Procurement in the pandemic – part 1

Procurement in the pandemic – part 1

Recent public discussion of how the government organised PPE procurement at the beginning of the Covid pandemic – and particularly the concerns raised about PPE Medpro and the involvement of Baroness Mone in promoting it – has reminded us of our own experience during those months. A number of people came to us for help in navigating system; most of them were simply keen to do whatever they could to help and were not in the least focused on profit as their primary objective. In retrospect we now realise that without access to the “VIP lane” their offers were probably simply ignored, but it seems to us that there is more to be learnt from those times than the simple lesson that without protexia all is in vain.

We have a lot of sympathy for the individual politicians and civil servants who suddenly found themselves dealing with a pandemic that the country was not prepared for under the chaotic leadership that was the Johnson administration. The instinct in an emergency to call a friend and see who can help is understandable, if not entirely professional. But the way in which the health system behaved is symptomatic, we believe, of some fundamental errors in self-perception that extend beyond the confines of the pandemic scenario.

The NHS is used to thinking big – and rightly so. But there are times when being big is a disadvantage, and this was one of them. Normally, size and purchasing mean that the NHS can dictate price – in the pandemic, when the entire world was chasing the same goods, it could be dictated to by large suppliers. So the manufacturers and the middlemen saw opportunity when the UK came to call.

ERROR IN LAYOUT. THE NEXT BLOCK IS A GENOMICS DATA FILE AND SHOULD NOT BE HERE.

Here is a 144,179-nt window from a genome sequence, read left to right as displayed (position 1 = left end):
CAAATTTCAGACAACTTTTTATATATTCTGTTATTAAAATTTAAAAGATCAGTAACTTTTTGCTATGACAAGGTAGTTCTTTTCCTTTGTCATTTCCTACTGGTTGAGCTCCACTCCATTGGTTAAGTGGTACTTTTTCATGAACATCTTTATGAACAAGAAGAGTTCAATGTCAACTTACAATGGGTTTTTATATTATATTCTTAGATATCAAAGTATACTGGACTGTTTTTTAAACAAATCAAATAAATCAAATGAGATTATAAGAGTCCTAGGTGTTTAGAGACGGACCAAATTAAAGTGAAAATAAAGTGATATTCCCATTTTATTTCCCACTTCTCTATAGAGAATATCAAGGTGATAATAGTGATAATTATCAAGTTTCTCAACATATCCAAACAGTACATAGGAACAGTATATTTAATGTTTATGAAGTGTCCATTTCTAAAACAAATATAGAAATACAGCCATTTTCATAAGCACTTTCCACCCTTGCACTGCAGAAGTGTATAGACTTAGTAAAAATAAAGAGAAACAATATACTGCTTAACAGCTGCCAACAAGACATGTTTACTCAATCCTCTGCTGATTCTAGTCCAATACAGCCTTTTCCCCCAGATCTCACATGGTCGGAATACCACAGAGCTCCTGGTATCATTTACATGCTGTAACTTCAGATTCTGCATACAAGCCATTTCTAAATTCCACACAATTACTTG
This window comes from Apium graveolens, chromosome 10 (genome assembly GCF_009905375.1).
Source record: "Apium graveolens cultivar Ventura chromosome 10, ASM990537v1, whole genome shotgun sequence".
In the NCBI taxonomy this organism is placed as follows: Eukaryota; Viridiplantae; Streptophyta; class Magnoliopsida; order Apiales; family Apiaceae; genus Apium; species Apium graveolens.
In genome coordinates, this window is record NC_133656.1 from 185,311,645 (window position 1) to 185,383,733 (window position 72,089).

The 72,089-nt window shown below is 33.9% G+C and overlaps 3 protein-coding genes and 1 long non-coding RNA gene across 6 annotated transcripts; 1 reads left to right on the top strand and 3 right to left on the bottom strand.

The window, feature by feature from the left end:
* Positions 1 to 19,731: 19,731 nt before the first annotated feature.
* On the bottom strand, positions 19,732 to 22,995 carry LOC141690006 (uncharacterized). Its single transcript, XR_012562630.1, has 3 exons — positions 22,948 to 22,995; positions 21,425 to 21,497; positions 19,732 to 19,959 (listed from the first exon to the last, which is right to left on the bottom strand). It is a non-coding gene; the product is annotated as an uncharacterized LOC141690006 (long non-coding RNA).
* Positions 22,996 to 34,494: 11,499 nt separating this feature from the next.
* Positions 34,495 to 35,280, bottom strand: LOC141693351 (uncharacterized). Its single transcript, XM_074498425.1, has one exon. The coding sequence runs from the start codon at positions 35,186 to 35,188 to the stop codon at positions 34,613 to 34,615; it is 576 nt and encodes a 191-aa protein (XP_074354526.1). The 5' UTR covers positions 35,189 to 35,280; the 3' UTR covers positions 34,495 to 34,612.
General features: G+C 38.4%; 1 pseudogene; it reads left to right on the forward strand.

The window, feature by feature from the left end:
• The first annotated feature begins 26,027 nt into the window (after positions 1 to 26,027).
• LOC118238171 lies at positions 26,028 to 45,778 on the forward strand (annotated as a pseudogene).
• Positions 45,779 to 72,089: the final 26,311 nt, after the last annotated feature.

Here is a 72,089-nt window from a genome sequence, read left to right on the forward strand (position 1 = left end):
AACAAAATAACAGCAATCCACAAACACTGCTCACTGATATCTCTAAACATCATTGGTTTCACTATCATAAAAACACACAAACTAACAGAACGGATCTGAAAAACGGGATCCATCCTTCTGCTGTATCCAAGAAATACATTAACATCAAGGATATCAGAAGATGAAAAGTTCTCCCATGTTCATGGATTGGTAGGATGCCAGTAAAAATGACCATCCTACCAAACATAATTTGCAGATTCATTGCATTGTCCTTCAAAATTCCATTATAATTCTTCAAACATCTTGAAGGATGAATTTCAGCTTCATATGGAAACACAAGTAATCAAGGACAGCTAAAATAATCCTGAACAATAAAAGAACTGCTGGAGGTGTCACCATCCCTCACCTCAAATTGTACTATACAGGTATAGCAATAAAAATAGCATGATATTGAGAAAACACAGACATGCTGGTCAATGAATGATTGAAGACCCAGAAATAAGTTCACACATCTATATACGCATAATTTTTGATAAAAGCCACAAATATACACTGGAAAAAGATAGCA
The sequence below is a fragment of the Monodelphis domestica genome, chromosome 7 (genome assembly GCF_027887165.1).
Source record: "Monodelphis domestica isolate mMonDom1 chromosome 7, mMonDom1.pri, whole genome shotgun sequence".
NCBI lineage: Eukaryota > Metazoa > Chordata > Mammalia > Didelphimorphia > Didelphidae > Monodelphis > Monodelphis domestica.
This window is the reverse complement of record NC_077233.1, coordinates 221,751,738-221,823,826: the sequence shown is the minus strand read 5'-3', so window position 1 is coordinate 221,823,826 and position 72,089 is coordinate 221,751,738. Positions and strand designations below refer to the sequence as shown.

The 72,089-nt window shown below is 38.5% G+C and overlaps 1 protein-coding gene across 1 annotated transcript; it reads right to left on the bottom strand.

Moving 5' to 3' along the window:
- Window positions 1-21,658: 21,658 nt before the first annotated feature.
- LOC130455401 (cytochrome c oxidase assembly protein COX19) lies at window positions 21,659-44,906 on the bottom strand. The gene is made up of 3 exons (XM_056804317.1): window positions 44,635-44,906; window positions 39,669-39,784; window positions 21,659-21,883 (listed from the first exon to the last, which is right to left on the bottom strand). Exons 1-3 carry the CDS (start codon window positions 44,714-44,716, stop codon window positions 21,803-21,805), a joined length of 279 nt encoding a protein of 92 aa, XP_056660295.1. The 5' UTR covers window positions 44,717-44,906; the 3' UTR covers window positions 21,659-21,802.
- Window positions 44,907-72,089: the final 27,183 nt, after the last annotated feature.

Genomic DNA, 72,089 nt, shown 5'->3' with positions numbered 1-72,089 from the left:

We had a client who had people on the ground in Turkey who were familiar with SME manufacturers and could verify for our client exactly what was going on the factories. These SMEs needed the business and could produce supplies not for the whole country but, say, for a few NHS trusts each. A few of these SMEs together could have supplied a significant amount of PPE and hand sanitiser at high quality and reasonable price. But the system was effectively closed to small suppliers – so the government bought at inflated prices and often with inadequate quality checks.

The quality problem was exacerbated by the middlemen rushing in without bothering to understand or treat seriously the detailed specifications for PPE, and failing to check documentation or to send competent people to inspect factories. The lesson? Even in pandemic panic, government needs to think about how best to act in current market conditions, to pay attention to the motivation and competence of its would-be suppliers, and above all always to allow assumptions to be questioned. In the next post of this series we’ll look at a particular instance of the danger created by the refusal to question.

December 2022